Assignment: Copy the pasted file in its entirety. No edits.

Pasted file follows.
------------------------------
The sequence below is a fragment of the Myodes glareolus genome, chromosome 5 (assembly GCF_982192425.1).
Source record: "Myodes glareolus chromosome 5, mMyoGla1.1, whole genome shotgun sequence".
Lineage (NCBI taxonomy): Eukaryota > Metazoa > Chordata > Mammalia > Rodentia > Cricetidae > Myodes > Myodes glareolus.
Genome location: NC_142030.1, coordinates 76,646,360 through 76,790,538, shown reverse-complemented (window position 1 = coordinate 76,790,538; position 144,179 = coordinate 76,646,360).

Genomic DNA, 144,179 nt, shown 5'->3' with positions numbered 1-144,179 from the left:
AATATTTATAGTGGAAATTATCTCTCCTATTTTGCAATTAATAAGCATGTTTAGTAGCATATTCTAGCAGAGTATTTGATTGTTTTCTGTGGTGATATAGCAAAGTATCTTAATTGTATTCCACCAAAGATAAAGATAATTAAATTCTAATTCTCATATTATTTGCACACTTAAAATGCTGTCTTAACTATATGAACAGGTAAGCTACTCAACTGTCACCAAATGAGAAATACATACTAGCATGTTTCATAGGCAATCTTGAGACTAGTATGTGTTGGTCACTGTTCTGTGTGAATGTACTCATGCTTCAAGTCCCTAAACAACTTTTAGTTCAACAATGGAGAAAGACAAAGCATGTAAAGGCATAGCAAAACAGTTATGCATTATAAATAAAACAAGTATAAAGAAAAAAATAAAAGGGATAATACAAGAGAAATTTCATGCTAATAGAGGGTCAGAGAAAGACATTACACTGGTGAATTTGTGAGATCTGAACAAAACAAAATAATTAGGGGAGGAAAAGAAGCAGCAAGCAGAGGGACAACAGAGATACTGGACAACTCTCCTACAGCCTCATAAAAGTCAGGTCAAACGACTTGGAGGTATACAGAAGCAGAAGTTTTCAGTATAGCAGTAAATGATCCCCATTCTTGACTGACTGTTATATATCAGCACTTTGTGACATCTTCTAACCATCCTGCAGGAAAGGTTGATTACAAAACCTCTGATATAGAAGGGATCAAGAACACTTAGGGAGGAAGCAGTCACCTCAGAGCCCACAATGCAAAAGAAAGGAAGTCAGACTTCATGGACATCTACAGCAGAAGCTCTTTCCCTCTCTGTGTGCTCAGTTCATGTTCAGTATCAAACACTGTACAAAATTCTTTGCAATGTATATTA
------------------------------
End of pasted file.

The sequence below is a fragment of the Myodes glareolus genome, chromosome 5 (assembly GCF_982192425.1).
Source record: "Myodes glareolus chromosome 5, mMyoGla1.1, whole genome shotgun sequence".
Lineage (NCBI taxonomy): Eukaryota > Metazoa > Chordata > Mammalia > Rodentia > Cricetidae > Myodes > Myodes glareolus.
Genome location: NC_142030.1, coordinates 76,646,360 through 76,790,538, shown reverse-complemented (window position 1 = coordinate 76,790,538; position 144,179 = coordinate 76,646,360).

Genomic DNA, 144,179 nt, shown 5'->3' with positions numbered 1-144,179 from the left:
AATATTTATAGTGGAAATTATCTCTCCTATTTTGCAATTAATAAGCATGTTTAGTAGCATATTCTAGCAGAGTATTTGATTGTTTTCTGTGGTGATATAGCAAAGTATCTTAATTGTATTCCACCAAAGATAAAGATAATTAAATTCTAATTCTCATATTATTTGCACACTTAAAATGCTGTCTTAACTATATGAACAGGTAAGCTACTCAACTGTCACCAAATGAGAAATACATACTAGCATGTTTCATAGGCAATCTTGAGACTAGTATGTGTTGGTCACTGTTCTGTGTGAATGTACTCATGCTTCAAGTCCCTAAACAACTTTTAGTTCAACAATGGAGAAAGACAAAGCATGTAAAGGCATAGCAAAACAGTTATGCATTATAAATAAAACAAGTATAAAGAAAAAAATAAAAGGGATAATACAAGAGAAATTTCATGCTAATAGAGGGTCAGAGAAAGACATTACACTGGTGAATTTGTGAGATCTGAACAAAACAAAATAATTAGGGGAGGAAAAGAAGCAGCAAGCAGAGGGACAACAGAGATACTGGACAACTCTCCTACAGCCTCATAAAAGTCAGGTCAAACGACTTGGAGGTATACAGAAGCAGAAGTTTTCAGTATAGCAGTAAATGATCCCCATTCTTGACTGACTGTTATATATCAGCACTTTGTGACATCTTCTAACCATCCTGCAGGAAAGGTTGATTACAAAACCTCTGATATAGAAGGGATCAAGAACACTTAGGGAGGAAGCAGTCACCTCAGAGCCCACAATGCAAAAGAAAGGAAGTCAGACTTCATGGACATCTACAGCAGAAGCTCTTTCCCTCTCTGTGTGCTCAGTTCATGTTCAGTATCAAACACTGTACAAAATTCTTTGCAATGTATATTA